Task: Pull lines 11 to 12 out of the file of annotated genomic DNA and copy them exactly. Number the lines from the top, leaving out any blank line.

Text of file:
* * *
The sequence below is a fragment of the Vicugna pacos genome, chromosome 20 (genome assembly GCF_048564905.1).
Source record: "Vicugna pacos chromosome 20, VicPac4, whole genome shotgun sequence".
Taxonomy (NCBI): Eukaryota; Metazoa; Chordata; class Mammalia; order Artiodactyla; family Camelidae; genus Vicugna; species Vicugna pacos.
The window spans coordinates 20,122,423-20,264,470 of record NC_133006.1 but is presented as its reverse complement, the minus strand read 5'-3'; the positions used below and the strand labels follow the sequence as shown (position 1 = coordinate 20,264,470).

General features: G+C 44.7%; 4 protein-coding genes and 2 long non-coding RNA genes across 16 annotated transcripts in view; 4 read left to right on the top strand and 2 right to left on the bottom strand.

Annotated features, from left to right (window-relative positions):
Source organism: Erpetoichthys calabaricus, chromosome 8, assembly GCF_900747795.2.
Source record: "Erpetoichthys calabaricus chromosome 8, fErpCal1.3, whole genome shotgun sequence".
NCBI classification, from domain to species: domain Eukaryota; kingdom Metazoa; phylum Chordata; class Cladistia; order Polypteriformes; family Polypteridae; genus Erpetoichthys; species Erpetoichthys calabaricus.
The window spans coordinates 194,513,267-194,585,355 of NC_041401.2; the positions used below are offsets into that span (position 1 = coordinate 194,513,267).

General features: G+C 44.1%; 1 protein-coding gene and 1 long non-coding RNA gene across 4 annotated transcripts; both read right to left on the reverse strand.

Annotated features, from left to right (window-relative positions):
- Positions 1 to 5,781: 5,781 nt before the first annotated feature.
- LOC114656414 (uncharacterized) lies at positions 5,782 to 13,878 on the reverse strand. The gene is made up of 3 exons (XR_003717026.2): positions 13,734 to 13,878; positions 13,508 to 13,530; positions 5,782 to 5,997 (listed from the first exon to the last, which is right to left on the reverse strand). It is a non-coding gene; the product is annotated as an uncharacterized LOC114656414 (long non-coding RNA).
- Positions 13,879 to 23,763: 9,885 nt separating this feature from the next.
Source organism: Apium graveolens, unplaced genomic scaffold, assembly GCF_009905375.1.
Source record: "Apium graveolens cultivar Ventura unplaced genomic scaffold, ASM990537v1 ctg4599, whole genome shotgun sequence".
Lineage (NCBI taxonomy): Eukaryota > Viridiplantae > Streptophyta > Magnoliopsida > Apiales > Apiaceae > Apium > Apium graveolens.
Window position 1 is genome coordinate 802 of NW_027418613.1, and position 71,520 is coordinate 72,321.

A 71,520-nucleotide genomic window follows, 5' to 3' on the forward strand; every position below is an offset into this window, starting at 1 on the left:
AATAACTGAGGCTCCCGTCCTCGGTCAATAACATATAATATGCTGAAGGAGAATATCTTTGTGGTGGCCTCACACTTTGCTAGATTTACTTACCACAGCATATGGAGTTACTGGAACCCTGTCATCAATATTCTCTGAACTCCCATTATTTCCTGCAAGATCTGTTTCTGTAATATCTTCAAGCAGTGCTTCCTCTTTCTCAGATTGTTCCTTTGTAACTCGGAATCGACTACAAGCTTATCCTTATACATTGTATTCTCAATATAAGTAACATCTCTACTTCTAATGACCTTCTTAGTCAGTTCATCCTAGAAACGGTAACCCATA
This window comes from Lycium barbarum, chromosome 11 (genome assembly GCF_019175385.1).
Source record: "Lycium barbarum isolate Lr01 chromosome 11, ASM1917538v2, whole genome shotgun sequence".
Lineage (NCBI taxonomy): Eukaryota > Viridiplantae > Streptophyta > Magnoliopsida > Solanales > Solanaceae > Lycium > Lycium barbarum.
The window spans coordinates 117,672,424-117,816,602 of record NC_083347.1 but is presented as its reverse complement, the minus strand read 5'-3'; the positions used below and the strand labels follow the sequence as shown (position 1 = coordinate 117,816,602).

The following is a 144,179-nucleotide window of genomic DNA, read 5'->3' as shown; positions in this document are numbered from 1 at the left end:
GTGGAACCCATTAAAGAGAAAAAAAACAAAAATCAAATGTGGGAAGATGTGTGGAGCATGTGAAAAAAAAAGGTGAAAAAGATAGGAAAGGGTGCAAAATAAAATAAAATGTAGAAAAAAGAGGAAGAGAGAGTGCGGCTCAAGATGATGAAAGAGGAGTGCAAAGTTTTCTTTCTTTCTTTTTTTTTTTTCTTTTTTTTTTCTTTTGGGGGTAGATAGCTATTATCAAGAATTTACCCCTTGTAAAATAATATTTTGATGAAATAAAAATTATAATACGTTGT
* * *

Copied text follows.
General features: G+C 44.1%; 1 protein-coding gene and 1 long non-coding RNA gene across 4 annotated transcripts; both read right to left on the reverse strand.

Annotated features, from left to right (window-relative positions):